How to Support Your Immune System - Parker Practice

How to Support Your Immune System

Keeping the body well nourished to support a healthy immune system is key, particularly as the drop in temperature accompanied by the winter months can pose a challenge for keeping healthy.

While there isn’t a ‘one stop shop’ dietary remedy, or food that has been scientifically proven to effectively prevent or completely stop a cold or flu, one of the best defences for infection is to provide your body with what it needs to operate at its optimum.

Here are some of our top tips to do just that:
  1. Eat a balanced intake from across the food groups, including a variety of delicious plant based foods (vegetables and fruits). This is a great way to boost your intake of vitamins, minerals and antioxidants for further immune protection.
  2. Vitamin C and beta-carotene particularly ‘pack a punch’ for immunity.  Foods rich in these nutrients include citrus fruit, sweet potato, pumpkin, spinach and broccoli.
  3. Remember that opting for frozen vegetables is fine, particularly as the vitamin C content is at its peak (vegetables are frozen very soon after harvesting).
  4. Vitamin E has antioxidant properties which can help to stop free radicals in their tracks and may be helpful for immune function. Nuts, such as almonds, peanuts and hazelnuts are a rich source of vitamin E, using a small handful as a rough guide for one serving.
  5. If you are wondering which supplements to take, remember food is the first port of call. That being said, there is evidence to suggest that increasing your intake of zinc can help you fight off infections.  Lean poultry, with the skin removed, such as turkey, or chicken breast, unprocessed grains, fish, eggs and milk are natural sources of protein that provide a good amount of zinc when consumed moderately as part of a balanced diet.
  6. Limit your intake of refined sugar and alcohol, as both place pressure on the adrenal glands and can have a negative impact on immunity and overall health when consumed in excess.
  7. Be mindful of your portions.  It is a lot easier to over consume during the colder months, as we seek comforting and warming foods.
  8. Remember to eat regularly and avoid skipping meals to help to sustain your energy levels throughout the day so as to ensure that you are consuming enough from across the food groups.
  9. Opt for unprocessed foods wherever possible.
  10. Keep active. It can be difficult to keep up with your usual exercise routines if you are cooped up indoors but nowadays there are a whole host of at-home workout routines you can follow.
  11. Get some in-home essentials like an exercise mat and some free weights if possible (even water bottles will do). Do what you can with what you have – use the stairs, or seated exercises to be resourceful with the space you have available. (Adults should aim to engage in some form of physical activity every day, doing strengthening activities on at least 2 days per week and at least 150 minutes of moderate intensity across each week. Children and young people, 5 -18 years should aim for 60 minutes of aerobic exercise on average per day across a week and should take part in some exercises that strengthen their muscles and bones) such as running, walking or skipping with a rope, or dancing – why not put the music on and have a dance around the living room!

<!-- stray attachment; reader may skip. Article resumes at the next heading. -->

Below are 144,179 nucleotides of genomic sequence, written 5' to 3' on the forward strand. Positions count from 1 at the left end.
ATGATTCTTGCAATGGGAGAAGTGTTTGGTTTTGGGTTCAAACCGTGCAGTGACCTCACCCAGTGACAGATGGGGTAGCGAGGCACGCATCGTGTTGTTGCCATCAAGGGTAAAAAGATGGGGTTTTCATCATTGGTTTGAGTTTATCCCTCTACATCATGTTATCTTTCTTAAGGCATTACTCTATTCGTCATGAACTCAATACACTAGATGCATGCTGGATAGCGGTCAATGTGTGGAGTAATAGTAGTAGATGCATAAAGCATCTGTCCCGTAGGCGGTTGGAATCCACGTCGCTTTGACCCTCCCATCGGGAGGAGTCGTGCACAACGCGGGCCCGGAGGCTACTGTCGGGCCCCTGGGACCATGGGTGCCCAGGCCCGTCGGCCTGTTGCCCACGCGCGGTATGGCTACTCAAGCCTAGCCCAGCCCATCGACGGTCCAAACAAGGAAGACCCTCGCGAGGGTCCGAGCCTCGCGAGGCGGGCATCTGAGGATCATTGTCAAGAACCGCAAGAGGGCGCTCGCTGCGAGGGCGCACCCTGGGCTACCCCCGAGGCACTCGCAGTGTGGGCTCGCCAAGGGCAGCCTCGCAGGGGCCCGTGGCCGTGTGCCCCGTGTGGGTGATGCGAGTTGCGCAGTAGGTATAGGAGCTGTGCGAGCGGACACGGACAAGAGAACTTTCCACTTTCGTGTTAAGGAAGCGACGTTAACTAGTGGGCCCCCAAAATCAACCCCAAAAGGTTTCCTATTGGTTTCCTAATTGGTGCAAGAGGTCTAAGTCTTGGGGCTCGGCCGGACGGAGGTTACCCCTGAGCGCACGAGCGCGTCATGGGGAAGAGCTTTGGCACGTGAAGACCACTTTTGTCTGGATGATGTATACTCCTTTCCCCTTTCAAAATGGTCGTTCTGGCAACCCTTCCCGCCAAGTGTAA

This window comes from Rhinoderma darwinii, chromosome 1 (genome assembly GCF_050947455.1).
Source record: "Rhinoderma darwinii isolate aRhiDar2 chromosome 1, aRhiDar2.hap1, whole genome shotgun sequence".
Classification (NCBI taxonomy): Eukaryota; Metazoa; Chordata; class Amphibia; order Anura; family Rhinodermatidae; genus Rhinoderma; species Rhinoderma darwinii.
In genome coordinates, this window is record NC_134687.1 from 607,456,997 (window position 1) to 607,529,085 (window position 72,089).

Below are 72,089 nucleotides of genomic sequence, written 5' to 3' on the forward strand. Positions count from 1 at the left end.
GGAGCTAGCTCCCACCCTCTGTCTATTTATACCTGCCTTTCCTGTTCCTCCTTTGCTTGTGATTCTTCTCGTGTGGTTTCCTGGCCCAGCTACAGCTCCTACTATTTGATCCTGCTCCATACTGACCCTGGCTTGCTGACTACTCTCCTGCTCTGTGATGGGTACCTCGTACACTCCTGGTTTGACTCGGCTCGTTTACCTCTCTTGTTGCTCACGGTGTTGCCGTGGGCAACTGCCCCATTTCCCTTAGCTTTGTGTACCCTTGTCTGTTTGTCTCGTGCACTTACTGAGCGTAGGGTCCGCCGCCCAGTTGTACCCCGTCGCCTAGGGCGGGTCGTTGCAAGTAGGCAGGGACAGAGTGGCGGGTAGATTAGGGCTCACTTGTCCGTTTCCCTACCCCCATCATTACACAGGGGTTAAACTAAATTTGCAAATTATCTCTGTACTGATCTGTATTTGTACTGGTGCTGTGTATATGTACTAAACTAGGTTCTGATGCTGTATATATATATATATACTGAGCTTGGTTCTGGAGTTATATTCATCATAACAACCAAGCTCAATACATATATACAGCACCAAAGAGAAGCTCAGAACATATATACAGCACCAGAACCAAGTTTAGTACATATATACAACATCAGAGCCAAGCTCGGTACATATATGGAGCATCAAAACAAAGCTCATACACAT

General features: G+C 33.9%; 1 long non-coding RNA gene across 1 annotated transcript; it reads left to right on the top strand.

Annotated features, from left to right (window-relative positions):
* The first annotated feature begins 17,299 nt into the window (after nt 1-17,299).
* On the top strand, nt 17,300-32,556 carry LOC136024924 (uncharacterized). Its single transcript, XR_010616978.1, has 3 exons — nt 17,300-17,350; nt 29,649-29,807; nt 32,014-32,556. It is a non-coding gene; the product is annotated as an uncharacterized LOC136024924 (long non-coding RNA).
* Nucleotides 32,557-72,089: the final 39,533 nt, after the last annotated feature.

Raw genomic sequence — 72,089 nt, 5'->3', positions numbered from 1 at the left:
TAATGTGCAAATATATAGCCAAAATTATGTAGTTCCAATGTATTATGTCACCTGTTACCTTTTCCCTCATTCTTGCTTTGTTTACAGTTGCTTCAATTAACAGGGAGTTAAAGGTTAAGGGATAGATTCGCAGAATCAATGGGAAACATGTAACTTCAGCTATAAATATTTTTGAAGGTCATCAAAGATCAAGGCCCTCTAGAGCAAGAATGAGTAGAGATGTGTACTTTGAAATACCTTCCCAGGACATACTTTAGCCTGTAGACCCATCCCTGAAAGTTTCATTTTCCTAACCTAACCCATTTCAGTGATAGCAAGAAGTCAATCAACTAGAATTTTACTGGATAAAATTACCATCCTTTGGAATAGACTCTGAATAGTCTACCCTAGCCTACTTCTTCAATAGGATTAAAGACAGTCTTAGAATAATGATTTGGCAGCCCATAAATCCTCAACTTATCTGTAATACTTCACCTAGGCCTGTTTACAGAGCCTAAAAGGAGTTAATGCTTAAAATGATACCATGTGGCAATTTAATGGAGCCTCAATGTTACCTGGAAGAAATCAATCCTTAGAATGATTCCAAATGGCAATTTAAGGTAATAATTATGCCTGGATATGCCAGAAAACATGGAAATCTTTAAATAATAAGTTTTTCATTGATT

12. Chronic stress has a negative impact on our immune cells. Making space for what helps you to wind down is imperative.
  13. Create relaxing routines to nurture a good night’s sleep wherever you can, as a lack of sleep over a prolonged period of time can impact our immune system. Limiting screen time to around 1 hour before you go to bed is a place to start, as the blue light from electronic devices can affect sleep quality. Aim to go to bed and wake up at a similar time time each day wherever possible. Our sleep is regulated by a natural, internal process known as the circadian rhythm and the lack of sunlight during the winter months can cause our sleep-wake cycles to be disrupted.

Immunity-related Anxiety

Amid recent media updates, it is natural to find yourself concerned with how best to keep you or those around you healthy. If you have found yourself worrying excessively or have been feeling anxious about how best to keep in good health, alongside eating well for a healthy immune system, these practical steps may be helpful:

  • Keep it simple and stick to the facts from verified national health bodies and try to avoid alarmist news feeds. It can be tempting to constantly monitor social media and news platforms for updates, or to repeatedly look up symptoms for reassurance. It is important to remain up to speed on the advice from the experts but it is also vital to create a buffer for calm, so as not to perpetuate feelings of worry.
  • If you do find yourself spiralling into worry, wherever possible, try to shift your focus to the activities that bring you the most joy, pleasure or serenity – whether that is taking a moment to curl up on the sofa with a good book and a hot drink, picking up the phone to connect with a loved one or an old friend (someone who you always feel better and more grounded after speaking to), or playing your favourite or most nostalgic album. For more information on how to incorporate self-care into your daily life, have a look at our blog post dedicated to the topic here.
  • Take a moment to breathe deeply and purposefully as it can help to circumvent the body’s ‘fight or flight’ response and circumvent the onset of panic whenever you feel stressed or anxious.
Guided meditation resources for calmness:
  • Aura (restful sleep meditation app; stories; life coaching)
  • Meditation Oasis Podcast (features guided meditations and music for meditation)
  • Head Space (guided meditation and mindfulness app)

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